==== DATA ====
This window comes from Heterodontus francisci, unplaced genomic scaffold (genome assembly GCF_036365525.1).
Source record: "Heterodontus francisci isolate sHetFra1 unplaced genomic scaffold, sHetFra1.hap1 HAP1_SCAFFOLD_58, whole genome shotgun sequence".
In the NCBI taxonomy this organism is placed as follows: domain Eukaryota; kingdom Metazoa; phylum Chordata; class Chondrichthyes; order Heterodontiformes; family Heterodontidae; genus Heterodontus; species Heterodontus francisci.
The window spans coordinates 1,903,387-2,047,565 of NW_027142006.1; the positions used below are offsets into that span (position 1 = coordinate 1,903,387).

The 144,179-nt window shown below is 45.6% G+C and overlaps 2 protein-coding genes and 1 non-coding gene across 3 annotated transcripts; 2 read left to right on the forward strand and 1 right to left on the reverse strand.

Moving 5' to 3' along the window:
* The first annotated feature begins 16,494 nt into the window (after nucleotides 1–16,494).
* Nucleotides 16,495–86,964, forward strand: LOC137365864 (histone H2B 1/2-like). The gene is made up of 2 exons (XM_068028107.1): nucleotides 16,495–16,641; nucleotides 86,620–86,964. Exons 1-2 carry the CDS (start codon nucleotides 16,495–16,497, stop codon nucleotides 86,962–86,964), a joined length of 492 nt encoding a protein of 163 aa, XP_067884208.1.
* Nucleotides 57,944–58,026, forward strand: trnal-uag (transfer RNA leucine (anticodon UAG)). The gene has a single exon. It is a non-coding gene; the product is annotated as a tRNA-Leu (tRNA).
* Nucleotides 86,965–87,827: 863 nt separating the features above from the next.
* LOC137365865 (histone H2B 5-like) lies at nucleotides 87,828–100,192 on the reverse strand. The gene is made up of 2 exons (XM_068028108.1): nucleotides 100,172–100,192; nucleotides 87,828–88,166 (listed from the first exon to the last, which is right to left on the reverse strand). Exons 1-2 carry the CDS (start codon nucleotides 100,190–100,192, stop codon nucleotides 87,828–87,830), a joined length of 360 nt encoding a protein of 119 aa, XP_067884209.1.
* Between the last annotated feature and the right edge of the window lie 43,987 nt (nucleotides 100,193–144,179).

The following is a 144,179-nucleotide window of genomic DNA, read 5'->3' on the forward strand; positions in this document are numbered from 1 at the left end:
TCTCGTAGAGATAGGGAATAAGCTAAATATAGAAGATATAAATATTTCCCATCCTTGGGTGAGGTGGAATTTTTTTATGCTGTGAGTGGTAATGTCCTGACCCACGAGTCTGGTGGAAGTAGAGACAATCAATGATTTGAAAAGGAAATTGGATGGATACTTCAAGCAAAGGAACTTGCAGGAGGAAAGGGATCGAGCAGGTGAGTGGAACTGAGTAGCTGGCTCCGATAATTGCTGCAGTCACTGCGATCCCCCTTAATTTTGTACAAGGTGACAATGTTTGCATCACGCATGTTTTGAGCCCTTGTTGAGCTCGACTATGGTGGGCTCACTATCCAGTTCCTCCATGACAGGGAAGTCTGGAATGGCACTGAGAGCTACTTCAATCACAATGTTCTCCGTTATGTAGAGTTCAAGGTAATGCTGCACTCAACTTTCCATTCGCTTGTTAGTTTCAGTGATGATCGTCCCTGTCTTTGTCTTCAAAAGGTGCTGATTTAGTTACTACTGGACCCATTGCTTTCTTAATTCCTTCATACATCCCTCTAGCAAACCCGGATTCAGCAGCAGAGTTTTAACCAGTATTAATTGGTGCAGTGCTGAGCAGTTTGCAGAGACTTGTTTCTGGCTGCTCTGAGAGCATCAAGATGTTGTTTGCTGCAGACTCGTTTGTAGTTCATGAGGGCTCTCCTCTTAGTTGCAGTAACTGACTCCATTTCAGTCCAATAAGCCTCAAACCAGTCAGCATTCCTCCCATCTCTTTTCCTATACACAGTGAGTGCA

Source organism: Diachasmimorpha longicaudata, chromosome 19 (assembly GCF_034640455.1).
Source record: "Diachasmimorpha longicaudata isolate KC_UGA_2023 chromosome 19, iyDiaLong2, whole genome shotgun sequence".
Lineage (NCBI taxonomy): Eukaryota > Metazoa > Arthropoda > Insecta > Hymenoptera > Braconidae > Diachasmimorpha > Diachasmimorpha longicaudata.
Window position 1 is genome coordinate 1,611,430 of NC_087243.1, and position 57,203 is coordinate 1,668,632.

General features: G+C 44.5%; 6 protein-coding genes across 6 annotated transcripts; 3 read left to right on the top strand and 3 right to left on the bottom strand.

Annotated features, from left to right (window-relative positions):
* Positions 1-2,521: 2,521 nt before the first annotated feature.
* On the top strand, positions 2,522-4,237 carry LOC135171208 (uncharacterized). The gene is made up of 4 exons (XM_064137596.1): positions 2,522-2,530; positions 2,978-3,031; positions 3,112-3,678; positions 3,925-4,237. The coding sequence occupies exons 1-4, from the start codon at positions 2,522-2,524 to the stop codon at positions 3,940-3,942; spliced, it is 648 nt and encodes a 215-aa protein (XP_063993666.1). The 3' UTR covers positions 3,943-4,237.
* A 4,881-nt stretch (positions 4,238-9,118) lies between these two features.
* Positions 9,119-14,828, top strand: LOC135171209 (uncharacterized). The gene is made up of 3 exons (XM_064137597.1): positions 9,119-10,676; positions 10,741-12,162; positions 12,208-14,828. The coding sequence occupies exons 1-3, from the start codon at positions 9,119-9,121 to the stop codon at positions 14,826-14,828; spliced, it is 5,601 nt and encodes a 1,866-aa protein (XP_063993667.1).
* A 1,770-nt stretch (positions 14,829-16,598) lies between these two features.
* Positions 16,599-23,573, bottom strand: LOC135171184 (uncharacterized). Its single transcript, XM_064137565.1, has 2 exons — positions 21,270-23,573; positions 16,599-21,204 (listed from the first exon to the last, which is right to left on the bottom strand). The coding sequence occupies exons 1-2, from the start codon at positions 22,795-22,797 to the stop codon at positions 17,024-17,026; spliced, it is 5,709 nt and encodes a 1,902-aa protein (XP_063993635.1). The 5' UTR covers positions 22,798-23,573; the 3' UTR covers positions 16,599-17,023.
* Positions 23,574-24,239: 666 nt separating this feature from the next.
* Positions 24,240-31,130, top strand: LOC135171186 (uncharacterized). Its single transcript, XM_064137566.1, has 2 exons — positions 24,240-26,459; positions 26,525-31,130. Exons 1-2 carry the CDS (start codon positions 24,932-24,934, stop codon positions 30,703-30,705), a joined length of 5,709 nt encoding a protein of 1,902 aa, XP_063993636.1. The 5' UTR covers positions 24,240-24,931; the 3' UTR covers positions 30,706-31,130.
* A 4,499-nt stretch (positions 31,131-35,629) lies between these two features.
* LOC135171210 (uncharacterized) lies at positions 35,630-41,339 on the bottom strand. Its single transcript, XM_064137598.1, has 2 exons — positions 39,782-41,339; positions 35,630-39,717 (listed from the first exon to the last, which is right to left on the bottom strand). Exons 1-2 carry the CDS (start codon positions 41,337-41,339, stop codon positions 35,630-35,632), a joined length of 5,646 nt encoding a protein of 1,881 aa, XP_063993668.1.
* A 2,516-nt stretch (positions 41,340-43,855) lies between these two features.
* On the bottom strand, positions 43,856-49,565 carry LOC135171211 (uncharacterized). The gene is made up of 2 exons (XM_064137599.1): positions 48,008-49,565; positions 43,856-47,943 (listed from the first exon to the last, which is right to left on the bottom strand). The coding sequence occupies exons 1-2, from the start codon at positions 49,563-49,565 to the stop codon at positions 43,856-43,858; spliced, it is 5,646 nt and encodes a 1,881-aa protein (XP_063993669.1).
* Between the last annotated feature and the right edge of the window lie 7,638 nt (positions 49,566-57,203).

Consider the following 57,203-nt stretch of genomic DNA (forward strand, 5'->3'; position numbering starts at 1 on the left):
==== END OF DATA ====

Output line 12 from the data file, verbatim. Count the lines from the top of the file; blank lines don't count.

* Between the last annotated feature and the right edge of the window lie 43,987 nt (nucleotides 100,193–144,179).